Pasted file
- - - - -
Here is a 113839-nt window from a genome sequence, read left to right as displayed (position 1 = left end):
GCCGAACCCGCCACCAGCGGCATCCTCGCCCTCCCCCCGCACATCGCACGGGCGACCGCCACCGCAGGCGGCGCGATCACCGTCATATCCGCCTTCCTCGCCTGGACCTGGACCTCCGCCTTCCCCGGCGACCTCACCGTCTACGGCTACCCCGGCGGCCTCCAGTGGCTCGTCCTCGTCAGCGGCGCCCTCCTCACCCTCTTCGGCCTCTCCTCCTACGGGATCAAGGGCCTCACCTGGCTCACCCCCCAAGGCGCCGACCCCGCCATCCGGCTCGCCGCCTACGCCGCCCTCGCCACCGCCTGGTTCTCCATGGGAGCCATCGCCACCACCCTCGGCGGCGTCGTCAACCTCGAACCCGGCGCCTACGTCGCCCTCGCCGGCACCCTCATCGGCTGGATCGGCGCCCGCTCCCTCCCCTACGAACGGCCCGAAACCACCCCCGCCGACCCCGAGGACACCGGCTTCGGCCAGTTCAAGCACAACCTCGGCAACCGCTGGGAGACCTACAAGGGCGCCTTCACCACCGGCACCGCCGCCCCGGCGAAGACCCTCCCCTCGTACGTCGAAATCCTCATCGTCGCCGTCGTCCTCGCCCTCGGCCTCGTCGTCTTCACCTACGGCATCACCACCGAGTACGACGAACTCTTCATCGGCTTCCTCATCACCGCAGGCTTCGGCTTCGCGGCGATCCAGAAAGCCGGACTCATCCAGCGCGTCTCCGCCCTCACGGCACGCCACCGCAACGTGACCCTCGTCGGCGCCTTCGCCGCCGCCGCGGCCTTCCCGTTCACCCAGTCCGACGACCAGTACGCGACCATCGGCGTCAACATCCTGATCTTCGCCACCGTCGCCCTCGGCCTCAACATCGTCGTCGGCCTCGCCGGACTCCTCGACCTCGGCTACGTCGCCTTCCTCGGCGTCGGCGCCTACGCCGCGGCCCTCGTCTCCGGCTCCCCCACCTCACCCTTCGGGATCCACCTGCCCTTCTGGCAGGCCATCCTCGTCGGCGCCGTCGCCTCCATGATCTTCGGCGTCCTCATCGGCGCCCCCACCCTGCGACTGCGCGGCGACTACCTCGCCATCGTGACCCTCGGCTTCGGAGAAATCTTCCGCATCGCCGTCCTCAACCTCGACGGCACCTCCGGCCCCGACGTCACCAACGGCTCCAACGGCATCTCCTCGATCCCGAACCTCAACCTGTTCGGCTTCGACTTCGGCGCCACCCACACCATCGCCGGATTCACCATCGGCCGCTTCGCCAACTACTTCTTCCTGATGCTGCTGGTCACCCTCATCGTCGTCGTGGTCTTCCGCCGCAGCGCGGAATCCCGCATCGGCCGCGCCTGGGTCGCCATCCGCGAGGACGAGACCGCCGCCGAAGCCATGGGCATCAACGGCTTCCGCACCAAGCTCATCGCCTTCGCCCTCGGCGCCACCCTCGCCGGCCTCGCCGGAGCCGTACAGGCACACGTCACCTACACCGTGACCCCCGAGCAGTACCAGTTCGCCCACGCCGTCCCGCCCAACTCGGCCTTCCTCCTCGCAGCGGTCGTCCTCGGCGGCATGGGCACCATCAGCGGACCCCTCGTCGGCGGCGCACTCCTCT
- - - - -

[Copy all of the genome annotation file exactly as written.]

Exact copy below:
Here is a 113839-nt window from a genome sequence, read left to right as displayed (position 1 = left end):
GCCGAACCCGCCACCAGCGGCATCCTCGCCCTCCCCCCGCACATCGCACGGGCGACCGCCACCGCAGGCGGCGCGATCACCGTCATATCCGCCTTCCTCGCCTGGACCTGGACCTCCGCCTTCCCCGGCGACCTCACCGTCTACGGCTACCCCGGCGGCCTCCAGTGGCTCGTCCTCGTCAGCGGCGCCCTCCTCACCCTCTTCGGCCTCTCCTCCTACGGGATCAAGGGCCTCACCTGGCTCACCCCCCAAGGCGCCGACCCCGCCATCCGGCTCGCCGCCTACGCCGCCCTCGCCACCGCCTGGTTCTCCATGGGAGCCATCGCCACCACCCTCGGCGGCGTCGTCAACCTCGAACCCGGCGCCTACGTCGCCCTCGCCGGCACCCTCATCGGCTGGATCGGCGCCCGCTCCCTCCCCTACGAACGGCCCGAAACCACCCCCGCCGACCCCGAGGACACCGGCTTCGGCCAGTTCAAGCACAACCTCGGCAACCGCTGGGAGACCTACAAGGGCGCCTTCACCACCGGCACCGCCGCCCCGGCGAAGACCCTCCCCTCGTACGTCGAAATCCTCATCGTCGCCGTCGTCCTCGCCCTCGGCCTCGTCGTCTTCACCTACGGCATCACCACCGAGTACGACGAACTCTTCATCGGCTTCCTCATCACCGCAGGCTTCGGCTTCGCGGCGATCCAGAAAGCCGGACTCATCCAGCGCGTCTCCGCCCTCACGGCACGCCACCGCAACGTGACCCTCGTCGGCGCCTTCGCCGCCGCCGCGGCCTTCCCGTTCACCCAGTCCGACGACCAGTACGCGACCATCGGCGTCAACATCCTGATCTTCGCCACCGTCGCCCTCGGCCTCAACATCGTCGTCGGCCTCGCCGGACTCCTCGACCTCGGCTACGTCGCCTTCCTCGGCGTCGGCGCCTACGCCGCGGCCCTCGTCTCCGGCTCCCCCACCTCACCCTTCGGGATCCACCTGCCCTTCTGGCAGGCCATCCTCGTCGGCGCCGTCGCCTCCATGATCTTCGGCGTCCTCATCGGCGCCCCCACCCTGCGACTGCGCGGCGACTACCTCGCCATCGTGACCCTCGGCTTCGGAGAAATCTTCCGCATCGCCGTCCTCAACCTCGACGGCACCTCCGGCCCCGACGTCACCAACGGCTCCAACGGCATCTCCTCGATCCCGAACCTCAACCTGTTCGGCTTCGACTTCGGCGCCACCCACACCATCGCCGGATTCACCATCGGCCGCTTCGCCAACTACTTCTTCCTGATGCTGCTGGTCACCCTCATCGTCGTCGTGGTCTTCCGCCGCAGCGCGGAATCCCGCATCGGCCGCGCCTGGGTCGCCATCCGCGAGGACGAGACCGCCGCCGAAGCCATGGGCATCAACGGCTTCCGCACCAAGCTCATCGCCTTCGCCCTCGGCGCCACCCTCGCCGGCCTCGCCGGAGCCGTACAGGCACACGTCACCTACACCGTGACCCCCGAGCAGTACCAGTTCGCCCACGCCGTCCCGCCCAACTCGGCCTTCCTCCTCGCAGCGGTCGTCCTCGGCGGCATGGGCACCATCAGCGGACCCCTCGTCGGCGGCGCACTCCTCT